Oct 29, 2009

Virchand Raghavji Gandhi | First Jain Missionary to North America

By Mrs. Raksha Shah

“ Ladies and gentlemen, you have heard all your lives from your missionaries, who claim to be the messengers of God, “how ugly, wretched, immoral and vile the heathen Indians are… but did you ever hear from these missionaries – the messengers of love to all mankind – of the tyrannies that are perpetuated over the Hindus in India?”

These were the words of a fearless and frank patriot – the proud son of India – the late Shri Virchand Raghavji Gandhi, a renowned Barrister-At-Law, a great exponent of the Indian culture, a philosopher, reformer, a great Jain scholar, born at Mahua in Gujarat on the 25th of August 1864. His father Raghavji Gandhi was a well-to-do gentleman of the town, known for his honesty, integrity and religious mindedness. The seeds of service to the society were sown by his father, who himself was a reformer, a man very practical in approach who fought against social evils and succeeded in eradicating them.

As a child Shri Virchand received his primary education at the town school and was sent to Bhavnagar for further studies. At the age of sixteen, he passed his matriculation examination from Bhavanagar, and secured the 1st position, which entitled him to receive the ‘Shri Jaswant Singhji’ scholarship. The urge for knowledge made him take up further studies. He graduated from the Elphinstone College in Bombay in 1884, where he received his degree of B.A. with honors.

He was gifted with a fine and charming personality. He had a fairly tall, stately, well-built figure with well-proportionate features and a fine, brilliant and lustrous face. For his American sojourn, he had selected a dress, which added charm to his personality, a royal purple robe, and a gold colored turban. He had round his waist; a white sash with a knot on the right and two ends hanging to his knees. He wore oriental shoes. This make-up created an oriental and hallowed atmosphere around him. He looked like a priest, sober, serene and peaceful, eager to achieve his objective.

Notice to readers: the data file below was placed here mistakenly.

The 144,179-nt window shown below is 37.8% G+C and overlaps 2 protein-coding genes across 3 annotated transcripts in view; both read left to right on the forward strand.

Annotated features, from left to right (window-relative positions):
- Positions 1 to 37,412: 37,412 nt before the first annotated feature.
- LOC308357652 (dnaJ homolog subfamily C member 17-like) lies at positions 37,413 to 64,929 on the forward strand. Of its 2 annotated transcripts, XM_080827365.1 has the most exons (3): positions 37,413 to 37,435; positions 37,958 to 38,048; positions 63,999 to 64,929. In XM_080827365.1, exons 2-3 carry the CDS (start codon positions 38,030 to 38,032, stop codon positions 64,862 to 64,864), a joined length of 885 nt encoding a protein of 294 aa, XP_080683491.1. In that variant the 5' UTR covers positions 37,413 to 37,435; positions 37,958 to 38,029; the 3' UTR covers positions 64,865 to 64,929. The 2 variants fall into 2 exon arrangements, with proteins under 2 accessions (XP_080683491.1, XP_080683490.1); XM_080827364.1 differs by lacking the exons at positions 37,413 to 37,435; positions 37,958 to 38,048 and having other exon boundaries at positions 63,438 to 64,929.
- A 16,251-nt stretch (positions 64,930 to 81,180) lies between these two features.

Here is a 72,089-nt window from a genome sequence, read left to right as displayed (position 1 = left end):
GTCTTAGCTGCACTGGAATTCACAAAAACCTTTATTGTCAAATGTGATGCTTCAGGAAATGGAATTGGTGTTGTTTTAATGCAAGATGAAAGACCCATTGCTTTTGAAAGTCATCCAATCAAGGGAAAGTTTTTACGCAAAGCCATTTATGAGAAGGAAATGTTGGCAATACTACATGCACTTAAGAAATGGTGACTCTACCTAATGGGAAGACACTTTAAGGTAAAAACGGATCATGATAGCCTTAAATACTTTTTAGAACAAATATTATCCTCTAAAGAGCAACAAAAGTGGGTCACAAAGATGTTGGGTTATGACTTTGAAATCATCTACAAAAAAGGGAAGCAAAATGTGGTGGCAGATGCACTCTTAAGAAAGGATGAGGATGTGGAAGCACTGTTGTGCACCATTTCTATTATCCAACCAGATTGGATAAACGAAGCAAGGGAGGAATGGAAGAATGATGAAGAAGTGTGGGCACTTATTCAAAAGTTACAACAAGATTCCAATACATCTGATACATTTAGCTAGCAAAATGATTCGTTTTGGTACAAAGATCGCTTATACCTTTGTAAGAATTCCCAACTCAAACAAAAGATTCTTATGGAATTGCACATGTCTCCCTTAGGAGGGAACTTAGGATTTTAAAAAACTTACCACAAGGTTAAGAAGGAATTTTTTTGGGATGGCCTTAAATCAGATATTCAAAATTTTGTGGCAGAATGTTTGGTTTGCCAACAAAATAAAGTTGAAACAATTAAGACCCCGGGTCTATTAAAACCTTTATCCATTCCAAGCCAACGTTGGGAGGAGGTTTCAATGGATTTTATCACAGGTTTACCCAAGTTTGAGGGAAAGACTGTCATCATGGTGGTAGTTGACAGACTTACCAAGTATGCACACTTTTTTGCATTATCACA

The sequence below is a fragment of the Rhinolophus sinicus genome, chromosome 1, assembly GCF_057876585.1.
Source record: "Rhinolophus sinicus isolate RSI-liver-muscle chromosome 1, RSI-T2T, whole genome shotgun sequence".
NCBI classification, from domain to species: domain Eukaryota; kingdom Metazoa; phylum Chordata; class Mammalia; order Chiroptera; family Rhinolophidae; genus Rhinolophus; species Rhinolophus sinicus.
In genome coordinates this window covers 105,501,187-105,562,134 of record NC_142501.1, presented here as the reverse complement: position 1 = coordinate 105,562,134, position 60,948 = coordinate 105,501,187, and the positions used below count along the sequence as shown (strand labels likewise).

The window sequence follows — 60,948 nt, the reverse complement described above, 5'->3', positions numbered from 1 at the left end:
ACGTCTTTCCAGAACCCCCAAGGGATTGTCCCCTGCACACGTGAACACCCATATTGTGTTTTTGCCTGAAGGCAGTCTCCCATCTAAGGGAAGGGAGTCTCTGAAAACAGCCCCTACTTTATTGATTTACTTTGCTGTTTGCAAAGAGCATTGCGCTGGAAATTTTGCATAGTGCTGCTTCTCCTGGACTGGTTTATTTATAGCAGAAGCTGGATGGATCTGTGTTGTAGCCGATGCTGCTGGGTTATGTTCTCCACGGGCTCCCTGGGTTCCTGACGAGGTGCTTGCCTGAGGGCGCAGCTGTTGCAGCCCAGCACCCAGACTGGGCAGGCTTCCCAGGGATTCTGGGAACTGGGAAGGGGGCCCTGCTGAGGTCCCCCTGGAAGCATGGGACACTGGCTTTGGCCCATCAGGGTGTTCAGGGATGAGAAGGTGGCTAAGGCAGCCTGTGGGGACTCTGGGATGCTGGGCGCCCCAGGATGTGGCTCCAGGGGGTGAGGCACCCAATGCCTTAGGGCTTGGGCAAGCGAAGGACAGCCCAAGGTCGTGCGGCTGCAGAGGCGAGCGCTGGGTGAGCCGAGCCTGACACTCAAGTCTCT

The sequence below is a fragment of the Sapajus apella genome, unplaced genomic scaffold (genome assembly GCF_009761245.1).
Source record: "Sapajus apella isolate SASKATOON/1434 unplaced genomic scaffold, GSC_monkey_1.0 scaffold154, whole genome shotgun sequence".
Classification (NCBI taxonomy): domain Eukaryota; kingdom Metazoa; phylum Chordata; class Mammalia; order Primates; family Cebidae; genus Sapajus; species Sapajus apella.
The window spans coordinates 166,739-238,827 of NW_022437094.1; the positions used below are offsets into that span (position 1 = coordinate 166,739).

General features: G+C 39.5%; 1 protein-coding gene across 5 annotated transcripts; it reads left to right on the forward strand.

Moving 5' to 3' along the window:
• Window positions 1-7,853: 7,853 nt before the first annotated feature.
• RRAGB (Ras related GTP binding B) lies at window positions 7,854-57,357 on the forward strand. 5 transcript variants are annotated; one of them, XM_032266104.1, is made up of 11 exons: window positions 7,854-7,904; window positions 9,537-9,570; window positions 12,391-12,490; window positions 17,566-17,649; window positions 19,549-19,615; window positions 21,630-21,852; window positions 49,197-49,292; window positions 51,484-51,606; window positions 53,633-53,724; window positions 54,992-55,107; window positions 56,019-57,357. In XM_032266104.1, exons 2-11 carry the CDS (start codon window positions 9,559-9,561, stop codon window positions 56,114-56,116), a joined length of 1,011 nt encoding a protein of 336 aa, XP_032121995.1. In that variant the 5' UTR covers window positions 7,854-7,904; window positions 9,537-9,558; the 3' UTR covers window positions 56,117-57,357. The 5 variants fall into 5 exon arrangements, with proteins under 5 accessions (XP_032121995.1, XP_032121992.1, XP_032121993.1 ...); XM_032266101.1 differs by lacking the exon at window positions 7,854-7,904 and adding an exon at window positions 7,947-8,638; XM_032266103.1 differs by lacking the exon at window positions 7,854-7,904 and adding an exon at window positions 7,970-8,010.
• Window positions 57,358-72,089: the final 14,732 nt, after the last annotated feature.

He was a polyglot who had mastered as many as fourteen languages. Apart from academics, he regularly attended the Jain Pathshala. The religious knowledge that he acquired at the Pathshala proved fruitful at the ‘Dharma Mahotsava’ held in Ajmer in 1895, where he was awarded a Gold Medal. He was a student of Buddhism and the Vedanta Philosophy who had also acquired knowledge of Christianity and Western Philosophy, mastered Yoga and Occultism and made comparative study of various philosophies, which equipped him for talks on various subjects with confidence.

He also happened to be the first Jain Barrister from London, who was, at the growing age of 20, appointed as the honorary secretary of the Jain Association of India.

HIS ACHIEVEMENTS:
1) It was he who fought in the Calcutta High court for a pious cause – to close down the slaughterhouses at Sametshikhar and toiled hard to convince and prove that Sametshikhar belonged to the Jains and Jains alone.
2) With strenuous efforts, he succeeded in abolishing the poll tax that was levied on Jain pilgrims at Shatrunjaya Tirth by the Thakore Saheb of Palitana.
3) The compassionate laity sent Rs. 40,000 and loads of grains to India from U.S.A. when a grave famine broke out in India in1897.
4) In all, he, in his very short span of life, delivered 535 speeches on Jainism and other religions, stressing upon the ethical, spiritual, social and cultural life of India. Due to his clear vision, unbiased approach, clarity in explanation, people were enthralled by his speeches.
5) At another instance the true laity not only preached the Jain principles of Ahimsa and Anekant, but also put them into practice. An Englishman Boddam slaughtered pigs and made tallow on a portion of the sacred Hills of Sametshikhar. The violation of the principles of Ahimsa on the very sacred hills where 20 Tirthankaras had achieved Nirvana caused great resentment in the Jain community. After the launched case had failed in the subordinate court, Shri Virchand was entrusted with this difficult task. He took pains, learnt the Bengali language to understand the case to its core, translated the documents of the known ‘Piggery Case’ and succeeded in closing down the factory from the Hills.
6) His remarkable, painstaking erudition reached its ecstasy at the Congress of World Religions held at Chicago in 1893. His eloquent exposition of Indian culture is to date remembered both in U.S.A. & U.K. Here, Pujya Shri Vijayanandsuri or Atmaramji Maharaj, a great scholar, saint and author of ‘Chicago Prasnotari’ and other learned treatise, deputed him.